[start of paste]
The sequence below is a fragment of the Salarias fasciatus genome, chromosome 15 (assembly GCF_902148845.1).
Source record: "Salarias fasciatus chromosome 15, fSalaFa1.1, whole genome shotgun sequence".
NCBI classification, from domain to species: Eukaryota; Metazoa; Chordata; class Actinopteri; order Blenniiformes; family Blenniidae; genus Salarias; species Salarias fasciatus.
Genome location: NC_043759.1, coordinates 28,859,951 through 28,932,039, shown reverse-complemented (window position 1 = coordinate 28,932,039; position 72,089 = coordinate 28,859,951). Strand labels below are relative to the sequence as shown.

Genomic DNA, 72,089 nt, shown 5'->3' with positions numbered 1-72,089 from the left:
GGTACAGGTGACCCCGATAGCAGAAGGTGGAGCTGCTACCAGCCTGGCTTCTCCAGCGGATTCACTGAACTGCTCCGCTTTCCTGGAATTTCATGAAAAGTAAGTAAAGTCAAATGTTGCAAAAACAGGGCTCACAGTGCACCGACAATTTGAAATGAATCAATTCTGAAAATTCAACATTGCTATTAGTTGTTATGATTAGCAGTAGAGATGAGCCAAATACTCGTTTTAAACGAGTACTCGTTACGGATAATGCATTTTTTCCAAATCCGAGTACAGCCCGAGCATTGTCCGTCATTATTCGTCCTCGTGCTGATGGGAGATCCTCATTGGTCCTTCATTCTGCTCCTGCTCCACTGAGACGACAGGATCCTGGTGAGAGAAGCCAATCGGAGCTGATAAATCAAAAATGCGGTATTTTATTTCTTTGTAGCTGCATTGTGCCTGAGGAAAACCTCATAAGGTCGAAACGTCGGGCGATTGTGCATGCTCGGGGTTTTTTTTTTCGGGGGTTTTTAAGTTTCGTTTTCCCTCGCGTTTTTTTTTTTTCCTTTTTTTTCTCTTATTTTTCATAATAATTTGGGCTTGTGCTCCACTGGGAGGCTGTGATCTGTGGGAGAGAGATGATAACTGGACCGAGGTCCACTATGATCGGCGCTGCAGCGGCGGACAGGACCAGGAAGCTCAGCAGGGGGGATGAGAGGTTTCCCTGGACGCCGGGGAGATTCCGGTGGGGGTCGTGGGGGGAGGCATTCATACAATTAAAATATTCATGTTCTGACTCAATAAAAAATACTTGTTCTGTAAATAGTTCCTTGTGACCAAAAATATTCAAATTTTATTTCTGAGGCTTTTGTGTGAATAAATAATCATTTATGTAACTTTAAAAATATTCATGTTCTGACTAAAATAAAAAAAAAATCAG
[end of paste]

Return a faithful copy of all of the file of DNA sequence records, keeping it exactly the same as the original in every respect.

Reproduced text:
The sequence below is a fragment of the Salarias fasciatus genome, chromosome 15 (assembly GCF_902148845.1).
Source record: "Salarias fasciatus chromosome 15, fSalaFa1.1, whole genome shotgun sequence".
NCBI classification, from domain to species: Eukaryota; Metazoa; Chordata; class Actinopteri; order Blenniiformes; family Blenniidae; genus Salarias; species Salarias fasciatus.
Genome location: NC_043759.1, coordinates 28,859,951 through 28,932,039, shown reverse-complemented (window position 1 = coordinate 28,932,039; position 72,089 = coordinate 28,859,951). Strand labels below are relative to the sequence as shown.

Genomic DNA, 72,089 nt, shown 5'->3' with positions numbered 1-72,089 from the left:
GGTACAGGTGACCCCGATAGCAGAAGGTGGAGCTGCTACCAGCCTGGCTTCTCCAGCGGATTCACTGAACTGCTCCGCTTTCCTGGAATTTCATGAAAAGTAAGTAAAGTCAAATGTTGCAAAAACAGGGCTCACAGTGCACCGACAATTTGAAATGAATCAATTCTGAAAATTCAACATTGCTATTAGTTGTTATGATTAGCAGTAGAGATGAGCCAAATACTCGTTTTAAACGAGTACTCGTTACGGATAATGCATTTTTTCCAAATCCGAGTACAGCCCGAGCATTGTCCGTCATTATTCGTCCTCGTGCTGATGGGAGATCCTCATTGGTCCTTCATTCTGCTCCTGCTCCACTGAGACGACAGGATCCTGGTGAGAGAAGCCAATCGGAGCTGATAAATCAAAAATGCGGTATTTTATTTCTTTGTAGCTGCATTGTGCCTGAGGAAAACCTCATAAGGTCGAAACGTCGGGCGATTGTGCATGCTCGGGGTTTTTTTTTTCGGGGGTTTTTAAGTTTCGTTTTCCCTCGCGTTTTTTTTTTTTCCTTTTTTTTCTCTTATTTTTCATAATAATTTGGGCTTGTGCTCCACTGGGAGGCTGTGATCTGTGGGAGAGAGATGATAACTGGACCGAGGTCCACTATGATCGGCGCTGCAGCGGCGGACAGGACCAGGAAGCTCAGCAGGGGGGATGAGAGGTTTCCCTGGACGCCGGGGAGATTCCGGTGGGGGTCGTGGGGGGAGGCATTCATACAATTAAAATATTCATGTTCTGACTCAATAAAAAATACTTGTTCTGTAAATAGTTCCTTGTGACCAAAAATATTCAAATTTTATTTCTGAGGCTTTTGTGTGAATAAATAATCATTTATGTAACTTTAAAAATATTCATGTTCTGACTAAAATAAAAAAAAAATCAG